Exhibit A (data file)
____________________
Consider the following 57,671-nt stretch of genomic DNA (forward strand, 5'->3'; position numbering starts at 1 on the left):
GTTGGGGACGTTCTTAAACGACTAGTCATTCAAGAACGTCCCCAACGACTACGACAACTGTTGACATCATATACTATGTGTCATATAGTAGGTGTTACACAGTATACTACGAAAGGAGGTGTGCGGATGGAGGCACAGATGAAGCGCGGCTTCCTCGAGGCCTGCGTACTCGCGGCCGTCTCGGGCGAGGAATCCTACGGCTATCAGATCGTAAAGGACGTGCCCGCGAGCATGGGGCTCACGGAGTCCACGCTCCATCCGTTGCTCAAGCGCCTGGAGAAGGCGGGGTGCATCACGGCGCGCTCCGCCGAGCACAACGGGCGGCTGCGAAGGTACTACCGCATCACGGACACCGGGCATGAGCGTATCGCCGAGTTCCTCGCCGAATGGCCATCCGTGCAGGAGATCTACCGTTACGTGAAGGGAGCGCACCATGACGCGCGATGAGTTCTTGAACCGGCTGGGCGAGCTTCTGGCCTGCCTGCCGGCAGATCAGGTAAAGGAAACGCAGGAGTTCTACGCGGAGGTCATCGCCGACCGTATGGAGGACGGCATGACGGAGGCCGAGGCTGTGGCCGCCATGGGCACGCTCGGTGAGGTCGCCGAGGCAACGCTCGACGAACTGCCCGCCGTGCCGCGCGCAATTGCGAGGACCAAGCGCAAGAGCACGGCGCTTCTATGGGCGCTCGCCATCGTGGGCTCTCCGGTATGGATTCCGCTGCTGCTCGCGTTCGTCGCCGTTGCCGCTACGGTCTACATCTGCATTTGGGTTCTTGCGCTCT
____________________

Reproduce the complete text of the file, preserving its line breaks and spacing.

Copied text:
Consider the following 57,671-nt stretch of genomic DNA (forward strand, 5'->3'; position numbering starts at 1 on the left):
GTTGGGGACGTTCTTAAACGACTAGTCATTCAAGAACGTCCCCAACGACTACGACAACTGTTGACATCATATACTATGTGTCATATAGTAGGTGTTACACAGTATACTACGAAAGGAGGTGTGCGGATGGAGGCACAGATGAAGCGCGGCTTCCTCGAGGCCTGCGTACTCGCGGCCGTCTCGGGCGAGGAATCCTACGGCTATCAGATCGTAAAGGACGTGCCCGCGAGCATGGGGCTCACGGAGTCCACGCTCCATCCGTTGCTCAAGCGCCTGGAGAAGGCGGGGTGCATCACGGCGCGCTCCGCCGAGCACAACGGGCGGCTGCGAAGGTACTACCGCATCACGGACACCGGGCATGAGCGTATCGCCGAGTTCCTCGCCGAATGGCCATCCGTGCAGGAGATCTACCGTTACGTGAAGGGAGCGCACCATGACGCGCGATGAGTTCTTGAACCGGCTGGGCGAGCTTCTGGCCTGCCTGCCGGCAGATCAGGTAAAGGAAACGCAGGAGTTCTACGCGGAGGTCATCGCCGACCGTATGGAGGACGGCATGACGGAGGCCGAGGCTGTGGCCGCCATGGGCACGCTCGGTGAGGTCGCCGAGGCAACGCTCGACGAACTGCCCGCCGTGCCGCGCGCAATTGCGAGGACCAAGCGCAAGAGCACGGCGCTTCTATGGGCGCTCGCCATCGTGGGCTCTCCGGTATGGATTCCGCTGCTGCTCGCGTTCGTCGCCGTTGCCGCTACGGTCTACATCTGCATTTGGGTTCTTGCGCTCT